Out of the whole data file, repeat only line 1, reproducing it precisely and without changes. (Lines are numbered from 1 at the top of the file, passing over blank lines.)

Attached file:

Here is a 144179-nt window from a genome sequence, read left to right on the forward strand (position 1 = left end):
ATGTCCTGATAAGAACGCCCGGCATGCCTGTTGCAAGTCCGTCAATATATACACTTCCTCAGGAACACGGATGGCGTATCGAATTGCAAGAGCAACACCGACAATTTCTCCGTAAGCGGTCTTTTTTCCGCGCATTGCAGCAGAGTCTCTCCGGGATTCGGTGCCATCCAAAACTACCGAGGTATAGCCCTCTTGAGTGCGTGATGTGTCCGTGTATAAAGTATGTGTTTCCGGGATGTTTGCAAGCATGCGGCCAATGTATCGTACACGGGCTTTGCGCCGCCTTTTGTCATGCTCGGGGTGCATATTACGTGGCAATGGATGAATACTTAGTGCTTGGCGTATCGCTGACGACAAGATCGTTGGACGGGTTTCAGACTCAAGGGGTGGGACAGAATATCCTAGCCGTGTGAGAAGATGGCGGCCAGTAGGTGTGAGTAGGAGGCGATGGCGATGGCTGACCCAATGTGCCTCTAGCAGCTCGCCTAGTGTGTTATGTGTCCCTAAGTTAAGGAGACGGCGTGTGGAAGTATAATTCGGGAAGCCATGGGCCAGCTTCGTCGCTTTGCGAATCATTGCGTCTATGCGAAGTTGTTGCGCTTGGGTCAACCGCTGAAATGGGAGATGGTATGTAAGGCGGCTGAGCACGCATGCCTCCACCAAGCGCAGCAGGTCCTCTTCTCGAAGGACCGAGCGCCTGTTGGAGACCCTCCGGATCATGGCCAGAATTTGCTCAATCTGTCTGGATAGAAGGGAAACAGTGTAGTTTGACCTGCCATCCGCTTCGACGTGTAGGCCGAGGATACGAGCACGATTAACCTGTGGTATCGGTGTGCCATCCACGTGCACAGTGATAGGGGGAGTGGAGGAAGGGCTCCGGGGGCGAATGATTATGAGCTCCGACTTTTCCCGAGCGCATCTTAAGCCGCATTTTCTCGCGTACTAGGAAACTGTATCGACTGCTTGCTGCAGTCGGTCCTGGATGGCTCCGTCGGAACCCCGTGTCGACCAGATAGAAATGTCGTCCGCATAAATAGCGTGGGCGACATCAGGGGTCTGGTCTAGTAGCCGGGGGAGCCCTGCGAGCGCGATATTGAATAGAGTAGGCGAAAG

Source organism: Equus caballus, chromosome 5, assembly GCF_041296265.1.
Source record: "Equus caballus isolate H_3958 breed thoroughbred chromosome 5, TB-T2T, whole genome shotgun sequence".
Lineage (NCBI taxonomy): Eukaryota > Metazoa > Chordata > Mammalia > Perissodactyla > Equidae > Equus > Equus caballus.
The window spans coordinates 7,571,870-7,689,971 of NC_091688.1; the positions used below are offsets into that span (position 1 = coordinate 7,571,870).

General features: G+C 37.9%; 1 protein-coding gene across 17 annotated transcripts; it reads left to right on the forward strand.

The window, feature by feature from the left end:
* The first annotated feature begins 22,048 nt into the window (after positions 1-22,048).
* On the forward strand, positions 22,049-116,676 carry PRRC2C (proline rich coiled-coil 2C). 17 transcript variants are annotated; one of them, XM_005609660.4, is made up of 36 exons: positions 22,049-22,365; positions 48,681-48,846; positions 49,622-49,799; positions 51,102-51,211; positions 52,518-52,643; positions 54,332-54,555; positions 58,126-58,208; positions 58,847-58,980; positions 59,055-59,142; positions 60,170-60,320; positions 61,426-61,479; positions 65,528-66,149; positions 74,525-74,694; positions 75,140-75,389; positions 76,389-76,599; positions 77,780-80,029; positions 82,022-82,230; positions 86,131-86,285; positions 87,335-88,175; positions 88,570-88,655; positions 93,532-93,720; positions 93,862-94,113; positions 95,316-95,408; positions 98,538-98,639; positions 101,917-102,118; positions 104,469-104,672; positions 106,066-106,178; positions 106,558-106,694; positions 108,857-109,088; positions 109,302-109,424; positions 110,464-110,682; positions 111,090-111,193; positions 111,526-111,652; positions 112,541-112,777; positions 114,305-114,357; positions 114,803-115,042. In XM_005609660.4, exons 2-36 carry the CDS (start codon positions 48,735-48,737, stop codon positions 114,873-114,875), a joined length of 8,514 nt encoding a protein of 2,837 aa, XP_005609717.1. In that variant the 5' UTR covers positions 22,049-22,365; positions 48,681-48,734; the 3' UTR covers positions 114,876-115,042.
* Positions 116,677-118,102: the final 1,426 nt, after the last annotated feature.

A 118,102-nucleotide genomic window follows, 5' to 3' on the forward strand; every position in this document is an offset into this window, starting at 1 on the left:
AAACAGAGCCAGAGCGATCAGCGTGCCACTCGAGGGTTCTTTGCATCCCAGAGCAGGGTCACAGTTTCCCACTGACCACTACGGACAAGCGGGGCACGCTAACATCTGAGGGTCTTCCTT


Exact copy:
Here is a 144179-nt window from a genome sequence, read left to right on the forward strand (position 1 = left end):